barin999 (barin999) wrote,

Meredith Monk - Mercy, 2002 (Modern Composition/Avant-Garde)

1. braid 1 and leaping song, for voices & ensemble 8:14
2. braid 2, for voices & bowed marimba 2:35
3. urban march (shadow), for voices, synthesizer & piano 3:10
4. masks, for voices 1:43
5. line 1, for cymbals with microphone (for Meredith Monk's Mercy) 1:14
6. doctor/patient, for voices, piano, marimba & vibraphone 8:21
7. line 2, for cymbals with microphone & violin (for Meredith Monk's Mercy) 1:01
8. woman at the door, for voices, piano & melodica 5:55
9. prisoner, for voices & ensemble (with line 3 by John Hollenbeck) 5:23
10. epilogue, for voice, clarinet, piano & melodica 1:54
11. shaking, for voices & ensemble 3:05
12. liquid air, for voices & bowed vibraphone 3:53
13. urban march (light), for voices & ensemble 6:05
14. core chant, for voices & marimba 4:43

Meredith Monk - Vocals
Theo Bleckmann - Vocals
Allison Easter - Vocals
Katie Geissinger - Vocals
Ching Gonzalez - Vocals
Bohdan Hilash - Clarinet (Bass), Clarinet (Contrabass)
Allison Sniffin - Piano, Synthesizer, Viola, Violin, Vocals
John Hollenbeck - Bells, Cymbals, Drums (Bass), Marimba, Melodica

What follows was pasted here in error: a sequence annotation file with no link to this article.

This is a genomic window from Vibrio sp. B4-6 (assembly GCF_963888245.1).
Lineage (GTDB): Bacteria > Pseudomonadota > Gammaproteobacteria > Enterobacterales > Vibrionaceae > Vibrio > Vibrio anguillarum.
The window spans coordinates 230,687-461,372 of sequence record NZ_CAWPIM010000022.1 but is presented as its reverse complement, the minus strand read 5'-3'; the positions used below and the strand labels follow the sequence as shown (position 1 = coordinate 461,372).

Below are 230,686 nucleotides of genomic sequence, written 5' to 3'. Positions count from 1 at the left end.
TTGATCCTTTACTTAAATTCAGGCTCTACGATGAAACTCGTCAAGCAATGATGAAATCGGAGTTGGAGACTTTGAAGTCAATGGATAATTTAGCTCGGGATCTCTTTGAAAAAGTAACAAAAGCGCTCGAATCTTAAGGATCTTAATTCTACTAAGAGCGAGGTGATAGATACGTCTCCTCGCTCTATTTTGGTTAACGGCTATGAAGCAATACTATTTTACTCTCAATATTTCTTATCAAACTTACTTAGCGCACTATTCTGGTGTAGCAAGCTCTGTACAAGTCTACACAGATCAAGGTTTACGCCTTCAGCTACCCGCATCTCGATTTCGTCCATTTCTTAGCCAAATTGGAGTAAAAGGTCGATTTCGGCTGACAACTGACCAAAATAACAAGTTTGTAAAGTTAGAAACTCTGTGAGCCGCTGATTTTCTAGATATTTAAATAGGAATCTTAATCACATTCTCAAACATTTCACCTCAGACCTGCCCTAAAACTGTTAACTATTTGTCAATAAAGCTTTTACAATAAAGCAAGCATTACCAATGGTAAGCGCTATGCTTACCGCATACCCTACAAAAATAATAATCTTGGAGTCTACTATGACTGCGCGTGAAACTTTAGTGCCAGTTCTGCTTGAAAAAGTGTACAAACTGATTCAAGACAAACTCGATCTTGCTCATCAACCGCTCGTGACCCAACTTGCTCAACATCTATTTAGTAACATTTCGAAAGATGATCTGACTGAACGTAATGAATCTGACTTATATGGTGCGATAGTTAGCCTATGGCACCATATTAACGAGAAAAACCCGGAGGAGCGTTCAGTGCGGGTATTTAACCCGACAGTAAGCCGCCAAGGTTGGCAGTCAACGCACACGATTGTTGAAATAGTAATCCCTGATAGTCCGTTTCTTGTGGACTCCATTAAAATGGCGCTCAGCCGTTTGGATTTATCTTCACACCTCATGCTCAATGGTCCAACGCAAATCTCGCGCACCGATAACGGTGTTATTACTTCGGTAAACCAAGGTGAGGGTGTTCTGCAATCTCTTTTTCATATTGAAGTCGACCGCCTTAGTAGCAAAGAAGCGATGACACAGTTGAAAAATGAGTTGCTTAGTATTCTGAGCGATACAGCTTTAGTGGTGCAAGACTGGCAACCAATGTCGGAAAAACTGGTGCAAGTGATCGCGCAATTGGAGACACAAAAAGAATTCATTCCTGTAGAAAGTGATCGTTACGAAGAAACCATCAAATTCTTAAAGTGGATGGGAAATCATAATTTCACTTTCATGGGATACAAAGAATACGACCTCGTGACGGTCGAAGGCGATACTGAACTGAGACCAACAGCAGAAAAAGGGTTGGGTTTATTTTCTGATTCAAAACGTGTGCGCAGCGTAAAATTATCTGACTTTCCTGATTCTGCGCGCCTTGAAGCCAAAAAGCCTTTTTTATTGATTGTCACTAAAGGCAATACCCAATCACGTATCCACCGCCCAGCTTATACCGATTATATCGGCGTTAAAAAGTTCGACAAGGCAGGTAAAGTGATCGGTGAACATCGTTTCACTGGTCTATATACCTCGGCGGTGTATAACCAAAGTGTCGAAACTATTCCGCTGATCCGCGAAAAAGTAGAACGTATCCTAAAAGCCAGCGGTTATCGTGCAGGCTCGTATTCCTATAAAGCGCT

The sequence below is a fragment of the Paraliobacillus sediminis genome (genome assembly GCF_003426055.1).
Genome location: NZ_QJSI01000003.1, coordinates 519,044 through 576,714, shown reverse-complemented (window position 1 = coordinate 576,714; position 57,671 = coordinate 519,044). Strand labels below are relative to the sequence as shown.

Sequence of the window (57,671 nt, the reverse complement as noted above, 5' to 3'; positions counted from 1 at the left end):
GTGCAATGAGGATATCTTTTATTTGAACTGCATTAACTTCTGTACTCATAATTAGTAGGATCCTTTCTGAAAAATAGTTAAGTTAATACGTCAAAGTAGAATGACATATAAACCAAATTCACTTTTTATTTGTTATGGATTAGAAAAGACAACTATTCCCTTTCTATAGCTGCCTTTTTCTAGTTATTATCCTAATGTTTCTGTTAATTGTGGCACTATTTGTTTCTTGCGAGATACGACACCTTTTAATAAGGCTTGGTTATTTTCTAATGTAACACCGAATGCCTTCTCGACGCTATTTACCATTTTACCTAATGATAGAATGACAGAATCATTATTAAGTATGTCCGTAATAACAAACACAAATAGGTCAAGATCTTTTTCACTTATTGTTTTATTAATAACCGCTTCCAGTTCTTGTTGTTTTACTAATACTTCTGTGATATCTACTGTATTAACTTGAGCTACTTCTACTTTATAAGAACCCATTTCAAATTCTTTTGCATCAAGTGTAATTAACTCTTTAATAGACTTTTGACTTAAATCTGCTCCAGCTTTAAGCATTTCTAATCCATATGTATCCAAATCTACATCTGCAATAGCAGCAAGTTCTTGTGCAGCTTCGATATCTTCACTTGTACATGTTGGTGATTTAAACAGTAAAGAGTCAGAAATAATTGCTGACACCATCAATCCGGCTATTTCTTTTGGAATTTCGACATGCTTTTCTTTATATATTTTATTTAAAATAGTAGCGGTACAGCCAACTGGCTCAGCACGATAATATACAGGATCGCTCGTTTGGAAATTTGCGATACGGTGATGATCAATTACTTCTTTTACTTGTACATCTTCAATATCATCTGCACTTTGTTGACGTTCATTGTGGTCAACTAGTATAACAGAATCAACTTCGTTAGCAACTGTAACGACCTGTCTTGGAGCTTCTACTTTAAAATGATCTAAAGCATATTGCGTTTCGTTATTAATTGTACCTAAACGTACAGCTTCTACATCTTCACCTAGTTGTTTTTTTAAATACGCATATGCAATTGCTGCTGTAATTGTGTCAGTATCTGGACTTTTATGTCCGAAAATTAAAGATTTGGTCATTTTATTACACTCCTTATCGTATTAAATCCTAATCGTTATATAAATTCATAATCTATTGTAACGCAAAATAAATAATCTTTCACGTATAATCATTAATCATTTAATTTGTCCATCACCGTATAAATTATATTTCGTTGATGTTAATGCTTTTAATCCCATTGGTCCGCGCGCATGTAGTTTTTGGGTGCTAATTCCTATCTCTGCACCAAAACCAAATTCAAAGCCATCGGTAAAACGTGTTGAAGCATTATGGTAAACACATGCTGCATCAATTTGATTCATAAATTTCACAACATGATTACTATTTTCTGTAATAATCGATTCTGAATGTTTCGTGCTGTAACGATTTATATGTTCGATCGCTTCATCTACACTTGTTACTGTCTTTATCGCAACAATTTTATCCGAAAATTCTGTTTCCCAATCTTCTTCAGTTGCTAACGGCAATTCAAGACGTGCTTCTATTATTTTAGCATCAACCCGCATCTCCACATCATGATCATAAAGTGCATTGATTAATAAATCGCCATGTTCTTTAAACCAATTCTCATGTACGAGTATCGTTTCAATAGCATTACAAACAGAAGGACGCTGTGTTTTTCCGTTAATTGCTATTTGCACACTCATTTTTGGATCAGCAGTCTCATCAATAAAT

"Mercy is a music theater collaboration between Meredith Monk and visual artist Ann Hamilton, described as 'a meditation on the human capacity to both extend and withhold compassion, kindness, empathy, and mercy.' It's scored for six dancer/vocalists, two keyboards, percussion, violin, and theremin. Music and choreography are by Monk, with installations by Hamilton. Conception, development, and direction were shared. What's Mercy about? Who knows? This disc is the audio-only portion of the show with nary a liner note to sort things out a bit. Mercy represents a lovely evolution in Monk's work, with few surprises and departures within the unique and evocative genre she has created. The music is mostly very tonal in the traditional sense and lulling in a calmly minimalist way, though thoughtful and edgy, rarely letting one slip into comfortable inattention. Most of the singing is pure vocalise - from lyrical singing and chanting to whispers and whoops - trading the blatant sense of language for a gut experience that aims at something deeper and more atavistic than word setting may achieve. What good is all this without witnessing the stage setting by Hamilton and the remarkable dance and movement choreographed by Monk? Good enough to enjoy and merit total attention in the audio realm alone only, if one is a die-hard fan. There is simply no way to get a sense of Mercy without the visual element. The musical score to, say, Oklahoma! pretty much captures the entire sense of the show. But Mercy has sections called 'doctor/patient,' and 'line 3 and prisoner,' for example, which have almost no meaning stripped of the staging elements. That is the problem with getting Monk's theater works on audio-only discs; wait for the DVD of the entire production."




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